Field and industrial railways (Feldbahnen) have assisted the transport of agricultural, forestry and industrial raw materials and products since the 19th century. They offered high transport performance with simultaneous low energy consumption (low rolling resistance of the wheel-rail system). Their use is mainly associated with the processing industry, such as, e.g., chamotte or sugar factories and brickyards. They were also used to pull ships in canals and locks.
By the end of the 19th century, the field railways were flourishing and irreplaceable for almost all armies during war. Compared to standard gauge railways, the narrow-gauge tracks could be laid relatively quickly without massive earthmoving. Artillery and sappers needed the field railways for extensive and heavy transports, such as ammunition and weapons. General supplies and materials for fortifications were easily transported by field railway. The field railways were operated and built by railway troops. They were also called “Lore” railways since the material transport was often per Lore (tipper wagon).
Ferdinand Porsche, who had already developed a tractor for military use in 1914 (“Daimler horse”), invented a 2-cylinder 5-horsepower petrol engine for Austro Daimler in 1916, which was mounted on a field railway chassis for use as a locomotive.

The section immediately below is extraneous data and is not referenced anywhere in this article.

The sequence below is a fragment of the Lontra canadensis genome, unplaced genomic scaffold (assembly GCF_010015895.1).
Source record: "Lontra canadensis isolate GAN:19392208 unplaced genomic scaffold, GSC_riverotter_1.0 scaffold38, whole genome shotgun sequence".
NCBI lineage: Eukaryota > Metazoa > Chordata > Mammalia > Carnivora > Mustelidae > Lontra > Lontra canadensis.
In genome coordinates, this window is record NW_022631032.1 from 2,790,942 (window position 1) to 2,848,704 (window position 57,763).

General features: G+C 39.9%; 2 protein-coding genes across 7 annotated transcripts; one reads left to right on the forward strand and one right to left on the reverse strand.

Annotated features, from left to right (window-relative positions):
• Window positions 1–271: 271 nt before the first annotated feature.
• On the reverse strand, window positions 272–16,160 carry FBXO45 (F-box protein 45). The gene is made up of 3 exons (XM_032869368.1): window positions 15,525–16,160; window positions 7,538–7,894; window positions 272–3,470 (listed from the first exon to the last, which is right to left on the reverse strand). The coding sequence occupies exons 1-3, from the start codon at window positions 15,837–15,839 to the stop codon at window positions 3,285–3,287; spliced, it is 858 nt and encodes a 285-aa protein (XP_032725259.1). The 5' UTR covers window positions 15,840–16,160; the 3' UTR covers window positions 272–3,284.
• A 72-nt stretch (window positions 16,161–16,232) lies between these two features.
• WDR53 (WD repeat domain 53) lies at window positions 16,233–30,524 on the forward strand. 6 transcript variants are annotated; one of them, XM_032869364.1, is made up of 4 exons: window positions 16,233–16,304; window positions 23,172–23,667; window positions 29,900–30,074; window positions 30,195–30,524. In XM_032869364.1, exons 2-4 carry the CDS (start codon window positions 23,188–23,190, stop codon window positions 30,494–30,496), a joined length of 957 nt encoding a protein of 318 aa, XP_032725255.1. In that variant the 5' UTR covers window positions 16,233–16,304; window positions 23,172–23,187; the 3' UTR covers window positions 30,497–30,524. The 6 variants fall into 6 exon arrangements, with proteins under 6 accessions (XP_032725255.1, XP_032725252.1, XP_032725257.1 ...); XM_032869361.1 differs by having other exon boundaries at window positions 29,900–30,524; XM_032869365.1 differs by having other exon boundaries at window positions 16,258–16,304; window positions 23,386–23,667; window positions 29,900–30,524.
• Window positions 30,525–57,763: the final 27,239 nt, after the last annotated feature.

The heyday of the field railways lasted until the Second World War. After that, the field railways were increasingly displaced by trucks, floor-level conveyers and conveyor belts. However, even today one cannot completely do without field and industrial railroads; e.g. in peat extraction, mining, tunneling and tunnel construction. Nowadays there are also vehicles within factories that run without rails but are tracked electronically.
Experience mobility history up close and see the 2-cylinder Feldbahn engine from 1916 in fahr(T)raum Mattsee for yourself!